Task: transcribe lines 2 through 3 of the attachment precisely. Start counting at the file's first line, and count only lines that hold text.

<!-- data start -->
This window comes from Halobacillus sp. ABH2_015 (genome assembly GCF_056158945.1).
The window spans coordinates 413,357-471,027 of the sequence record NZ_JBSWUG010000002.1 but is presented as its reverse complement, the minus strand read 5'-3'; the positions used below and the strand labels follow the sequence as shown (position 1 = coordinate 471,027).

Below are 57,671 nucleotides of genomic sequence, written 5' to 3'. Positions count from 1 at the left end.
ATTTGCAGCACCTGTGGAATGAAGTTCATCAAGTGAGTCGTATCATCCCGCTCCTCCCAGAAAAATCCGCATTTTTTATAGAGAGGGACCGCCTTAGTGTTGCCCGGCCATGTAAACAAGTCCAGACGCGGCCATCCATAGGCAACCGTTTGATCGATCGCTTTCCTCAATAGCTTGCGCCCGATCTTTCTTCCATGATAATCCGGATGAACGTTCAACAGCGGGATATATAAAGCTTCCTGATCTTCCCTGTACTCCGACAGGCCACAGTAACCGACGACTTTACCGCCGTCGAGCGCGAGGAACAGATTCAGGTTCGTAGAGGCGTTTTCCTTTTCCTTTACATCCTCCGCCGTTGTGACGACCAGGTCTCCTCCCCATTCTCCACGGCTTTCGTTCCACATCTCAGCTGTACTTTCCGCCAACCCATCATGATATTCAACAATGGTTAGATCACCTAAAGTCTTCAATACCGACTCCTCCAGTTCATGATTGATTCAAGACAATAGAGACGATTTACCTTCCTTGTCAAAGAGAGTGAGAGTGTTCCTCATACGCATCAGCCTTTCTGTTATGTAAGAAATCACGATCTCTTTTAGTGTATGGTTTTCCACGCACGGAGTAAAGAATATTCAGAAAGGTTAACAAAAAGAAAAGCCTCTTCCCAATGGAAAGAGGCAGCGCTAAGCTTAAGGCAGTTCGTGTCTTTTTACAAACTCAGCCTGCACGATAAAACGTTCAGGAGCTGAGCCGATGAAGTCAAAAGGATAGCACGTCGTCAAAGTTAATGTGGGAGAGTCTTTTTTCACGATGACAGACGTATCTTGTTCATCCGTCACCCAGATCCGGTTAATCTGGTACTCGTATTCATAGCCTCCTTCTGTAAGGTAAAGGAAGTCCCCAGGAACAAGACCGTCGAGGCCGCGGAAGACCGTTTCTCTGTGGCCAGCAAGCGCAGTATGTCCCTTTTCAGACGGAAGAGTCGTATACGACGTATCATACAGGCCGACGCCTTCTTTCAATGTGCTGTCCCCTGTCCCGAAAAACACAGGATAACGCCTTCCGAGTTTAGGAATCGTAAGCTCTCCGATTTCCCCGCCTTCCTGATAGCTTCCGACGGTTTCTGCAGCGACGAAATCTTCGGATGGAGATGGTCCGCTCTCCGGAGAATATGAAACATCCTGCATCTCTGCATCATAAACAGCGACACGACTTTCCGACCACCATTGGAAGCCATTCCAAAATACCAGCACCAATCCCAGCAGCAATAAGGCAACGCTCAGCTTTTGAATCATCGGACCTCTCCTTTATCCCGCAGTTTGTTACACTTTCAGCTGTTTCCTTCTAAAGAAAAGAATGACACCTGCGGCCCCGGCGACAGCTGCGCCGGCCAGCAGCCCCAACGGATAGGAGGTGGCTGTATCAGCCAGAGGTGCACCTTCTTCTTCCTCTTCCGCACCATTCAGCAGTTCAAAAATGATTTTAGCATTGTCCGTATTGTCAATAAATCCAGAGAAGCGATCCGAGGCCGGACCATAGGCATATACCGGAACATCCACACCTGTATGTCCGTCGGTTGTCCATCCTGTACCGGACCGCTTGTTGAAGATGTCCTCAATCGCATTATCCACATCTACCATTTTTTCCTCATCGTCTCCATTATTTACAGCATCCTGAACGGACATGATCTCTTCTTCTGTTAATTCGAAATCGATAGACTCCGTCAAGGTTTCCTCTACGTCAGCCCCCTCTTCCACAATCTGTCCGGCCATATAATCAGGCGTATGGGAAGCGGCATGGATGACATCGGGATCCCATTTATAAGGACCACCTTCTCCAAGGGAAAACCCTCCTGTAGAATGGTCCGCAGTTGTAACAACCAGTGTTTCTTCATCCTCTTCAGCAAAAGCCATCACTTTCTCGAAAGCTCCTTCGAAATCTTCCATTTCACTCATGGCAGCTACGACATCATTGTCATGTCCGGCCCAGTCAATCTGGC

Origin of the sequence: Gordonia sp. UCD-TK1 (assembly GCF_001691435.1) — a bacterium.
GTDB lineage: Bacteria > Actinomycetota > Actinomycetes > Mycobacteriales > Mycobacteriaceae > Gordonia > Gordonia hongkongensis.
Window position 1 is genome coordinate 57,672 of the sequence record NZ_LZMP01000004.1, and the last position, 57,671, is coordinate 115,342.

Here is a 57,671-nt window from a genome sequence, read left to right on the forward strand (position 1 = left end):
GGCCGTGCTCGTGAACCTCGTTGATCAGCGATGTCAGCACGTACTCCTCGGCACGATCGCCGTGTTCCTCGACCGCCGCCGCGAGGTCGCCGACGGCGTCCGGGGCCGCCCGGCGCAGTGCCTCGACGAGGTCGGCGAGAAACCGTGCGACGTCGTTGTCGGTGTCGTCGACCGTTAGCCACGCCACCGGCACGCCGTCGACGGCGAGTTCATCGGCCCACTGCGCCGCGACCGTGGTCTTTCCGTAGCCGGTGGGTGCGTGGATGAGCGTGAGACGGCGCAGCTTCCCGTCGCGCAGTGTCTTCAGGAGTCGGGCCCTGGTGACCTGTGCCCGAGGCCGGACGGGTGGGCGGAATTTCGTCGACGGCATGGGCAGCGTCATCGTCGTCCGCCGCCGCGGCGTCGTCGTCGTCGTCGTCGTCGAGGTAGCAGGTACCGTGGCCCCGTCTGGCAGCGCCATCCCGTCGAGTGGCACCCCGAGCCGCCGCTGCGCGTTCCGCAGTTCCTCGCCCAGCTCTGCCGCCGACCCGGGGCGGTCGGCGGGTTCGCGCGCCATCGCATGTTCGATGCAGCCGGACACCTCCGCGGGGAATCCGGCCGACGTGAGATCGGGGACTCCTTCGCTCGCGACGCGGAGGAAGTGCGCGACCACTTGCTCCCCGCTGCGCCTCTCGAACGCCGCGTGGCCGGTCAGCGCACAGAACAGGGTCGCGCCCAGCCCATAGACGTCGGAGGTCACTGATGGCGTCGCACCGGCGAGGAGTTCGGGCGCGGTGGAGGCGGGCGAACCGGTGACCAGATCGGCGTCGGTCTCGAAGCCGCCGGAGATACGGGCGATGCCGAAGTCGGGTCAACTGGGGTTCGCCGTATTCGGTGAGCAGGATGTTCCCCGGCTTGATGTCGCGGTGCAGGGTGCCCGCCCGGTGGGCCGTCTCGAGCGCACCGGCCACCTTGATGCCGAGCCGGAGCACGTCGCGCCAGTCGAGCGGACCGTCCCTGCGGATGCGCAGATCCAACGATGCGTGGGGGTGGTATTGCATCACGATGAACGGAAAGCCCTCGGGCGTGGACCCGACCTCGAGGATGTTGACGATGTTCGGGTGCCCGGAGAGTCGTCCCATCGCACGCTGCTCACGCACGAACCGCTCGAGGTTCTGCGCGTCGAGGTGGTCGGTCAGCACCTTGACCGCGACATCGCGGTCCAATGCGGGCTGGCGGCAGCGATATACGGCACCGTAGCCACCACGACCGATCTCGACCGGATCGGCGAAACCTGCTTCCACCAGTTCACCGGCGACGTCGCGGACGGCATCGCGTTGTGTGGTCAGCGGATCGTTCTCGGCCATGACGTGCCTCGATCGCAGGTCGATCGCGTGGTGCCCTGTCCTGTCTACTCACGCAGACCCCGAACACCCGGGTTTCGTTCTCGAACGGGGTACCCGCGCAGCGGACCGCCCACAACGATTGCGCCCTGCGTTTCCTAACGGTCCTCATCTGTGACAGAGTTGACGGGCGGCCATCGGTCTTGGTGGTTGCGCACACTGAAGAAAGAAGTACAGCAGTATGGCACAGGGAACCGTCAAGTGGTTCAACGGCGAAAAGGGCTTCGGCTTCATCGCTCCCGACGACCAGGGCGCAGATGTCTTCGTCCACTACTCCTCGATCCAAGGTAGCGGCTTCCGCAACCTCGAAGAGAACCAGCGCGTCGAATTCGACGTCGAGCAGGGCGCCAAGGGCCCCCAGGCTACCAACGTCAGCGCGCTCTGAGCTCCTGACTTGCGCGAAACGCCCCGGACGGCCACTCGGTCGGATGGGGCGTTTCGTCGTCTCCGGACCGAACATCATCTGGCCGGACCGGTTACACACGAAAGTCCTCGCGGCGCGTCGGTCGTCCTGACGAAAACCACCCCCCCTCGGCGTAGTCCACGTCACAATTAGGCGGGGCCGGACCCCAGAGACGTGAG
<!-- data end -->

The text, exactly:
The window spans coordinates 413,357-471,027 of the sequence record NZ_JBSWUG010000002.1 but is presented as its reverse complement, the minus strand read 5'-3'; the positions used below and the strand labels follow the sequence as shown (position 1 = coordinate 471,027).

Below are 57,671 nucleotides of genomic sequence, written 5' to 3'. Positions count from 1 at the left end.